Becase the NEF files are a single channel of data, while the PSD is demosaiced into 3 RGB channels.
Plus PSD has expanded the metadata from binary form to text form in several places.
PSD is compressed, but not as aggressively as TIFF files can be.
Once I've made the initial adjustments--cropping, color correction etc. I don't feel a need to ever go back and never do.
There may still be information in the RAW files that might prove useful, especially if you should be working in 8bit.
I don't feel a need to ever go back and never do.
In the future you might improve your workflow and understanding of image editing issues and could possibly reap some benefit from not destroying the original information now.
Good point made c.pfaffenbichler however, my thinking is this--there is time spent on the raw file and then there is much more time spent on (usually a psd) the file once in Photoshop. For me to then go back to the orignal raw file, after having worked on it on PS would mean getting rid of all the work (larger amount of work, time wise and artistic wise) done on PS which seems pointless. Although the psd file does show your layers and stuff it only shows the end results of that layer. It does not show from where to where you pointed your brush, from what point to what point you changed the color or part of an image etc. etc.Anyhow I understand why most people keep their raw files, but this is the main reason why I do not. It would mean hours of work on an image you already worked on (and usually were satisfied with) to perhaps make some minor alteration. Also please note that though I was noce a pro photog, no I do it mostly for fun. Getting the exact red in my Coca Cola can has never been of importance. On the other hand, if there were a way of working on a raw file within Photoshop and keep it (save it as) a raw file equivalent, then I would absolutely do so.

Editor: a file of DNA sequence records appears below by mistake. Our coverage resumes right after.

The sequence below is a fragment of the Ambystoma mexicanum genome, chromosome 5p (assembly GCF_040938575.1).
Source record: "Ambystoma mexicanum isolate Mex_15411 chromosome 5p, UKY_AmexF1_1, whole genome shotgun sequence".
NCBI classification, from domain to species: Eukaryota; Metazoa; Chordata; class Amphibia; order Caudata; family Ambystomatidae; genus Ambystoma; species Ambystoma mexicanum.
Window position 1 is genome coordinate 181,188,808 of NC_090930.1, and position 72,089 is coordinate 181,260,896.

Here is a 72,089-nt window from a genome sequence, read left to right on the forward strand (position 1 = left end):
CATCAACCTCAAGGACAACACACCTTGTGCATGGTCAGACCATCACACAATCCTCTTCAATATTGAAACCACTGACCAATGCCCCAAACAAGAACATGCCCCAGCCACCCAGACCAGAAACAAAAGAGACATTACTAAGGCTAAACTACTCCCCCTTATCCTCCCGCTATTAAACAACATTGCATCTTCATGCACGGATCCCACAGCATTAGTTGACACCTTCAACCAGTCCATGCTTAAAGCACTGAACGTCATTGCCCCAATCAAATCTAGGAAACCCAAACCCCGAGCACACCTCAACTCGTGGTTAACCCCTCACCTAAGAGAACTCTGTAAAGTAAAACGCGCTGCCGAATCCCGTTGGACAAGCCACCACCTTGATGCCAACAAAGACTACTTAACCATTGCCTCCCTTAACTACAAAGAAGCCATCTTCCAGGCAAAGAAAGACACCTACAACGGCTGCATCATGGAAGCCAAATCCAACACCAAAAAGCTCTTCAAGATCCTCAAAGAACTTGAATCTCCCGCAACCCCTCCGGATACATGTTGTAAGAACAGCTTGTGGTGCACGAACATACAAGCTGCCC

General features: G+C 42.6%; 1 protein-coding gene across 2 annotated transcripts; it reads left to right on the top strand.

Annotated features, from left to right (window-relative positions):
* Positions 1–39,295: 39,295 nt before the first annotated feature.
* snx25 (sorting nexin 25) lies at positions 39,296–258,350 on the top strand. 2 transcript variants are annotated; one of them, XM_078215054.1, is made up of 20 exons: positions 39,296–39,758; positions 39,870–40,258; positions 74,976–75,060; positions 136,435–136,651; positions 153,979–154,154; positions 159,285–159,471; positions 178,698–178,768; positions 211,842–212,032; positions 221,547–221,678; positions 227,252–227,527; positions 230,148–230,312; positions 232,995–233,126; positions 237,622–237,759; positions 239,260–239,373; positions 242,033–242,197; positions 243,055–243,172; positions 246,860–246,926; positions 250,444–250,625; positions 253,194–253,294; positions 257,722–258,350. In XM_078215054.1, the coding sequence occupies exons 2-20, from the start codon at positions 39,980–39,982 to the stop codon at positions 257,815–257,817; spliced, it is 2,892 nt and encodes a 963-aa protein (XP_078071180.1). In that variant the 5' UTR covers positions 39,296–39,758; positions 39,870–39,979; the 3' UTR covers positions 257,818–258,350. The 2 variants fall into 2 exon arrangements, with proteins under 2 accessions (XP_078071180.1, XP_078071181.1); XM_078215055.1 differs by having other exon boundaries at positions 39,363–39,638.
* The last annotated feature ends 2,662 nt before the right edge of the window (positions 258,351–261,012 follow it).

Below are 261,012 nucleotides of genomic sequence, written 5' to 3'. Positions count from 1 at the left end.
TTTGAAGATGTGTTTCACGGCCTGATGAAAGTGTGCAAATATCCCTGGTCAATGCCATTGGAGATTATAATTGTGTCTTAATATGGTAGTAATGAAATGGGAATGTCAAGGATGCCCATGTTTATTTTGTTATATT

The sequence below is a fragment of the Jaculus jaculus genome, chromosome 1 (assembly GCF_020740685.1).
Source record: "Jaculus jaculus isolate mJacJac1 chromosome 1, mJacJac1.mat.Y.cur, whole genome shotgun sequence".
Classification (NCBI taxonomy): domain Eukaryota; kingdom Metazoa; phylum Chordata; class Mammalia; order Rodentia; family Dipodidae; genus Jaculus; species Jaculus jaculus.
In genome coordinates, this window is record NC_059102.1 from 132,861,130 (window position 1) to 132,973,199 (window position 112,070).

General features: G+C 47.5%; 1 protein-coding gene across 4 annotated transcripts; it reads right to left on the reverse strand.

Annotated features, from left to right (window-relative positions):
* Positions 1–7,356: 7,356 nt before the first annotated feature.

You are certainly right that after certain operations (touch-up, transformations, painting, elaborate masking/montages …) the original RAW content may be close to impossible to re-introduce into a montage in an efficient manner.
I like to keep the RAW content in the layered file as a Smart Object in the first place and with Liquify now working on SOs that can be useful … but still once additional touch-up etc. has been done in Photoshop the SO becomes not especially useful admittedly.
Keeping the RAW files might be useful for archival purposes (like later on determining the date when an image was taken), but naturally that may be of no importance to you.
I'd say that keeping the raw file is paramount, as demosaicing improvements might allow you to recover images in a better way, reduce their noise, etc.
Here is a PDF white paper, by the regretted Bruce Fraser, explaining raw capture and why it is larger as a PSD than as a NEF file: http://wwwimages.adobe.com/www.adobe.com/content/dam/Adobe/en/products/photoshop/pdfs/unde rstanding_digitalrawcapture.pdf
(BTW, I find the "DAM" in the laboriously long URL containing 3 times adobe quite ironic...)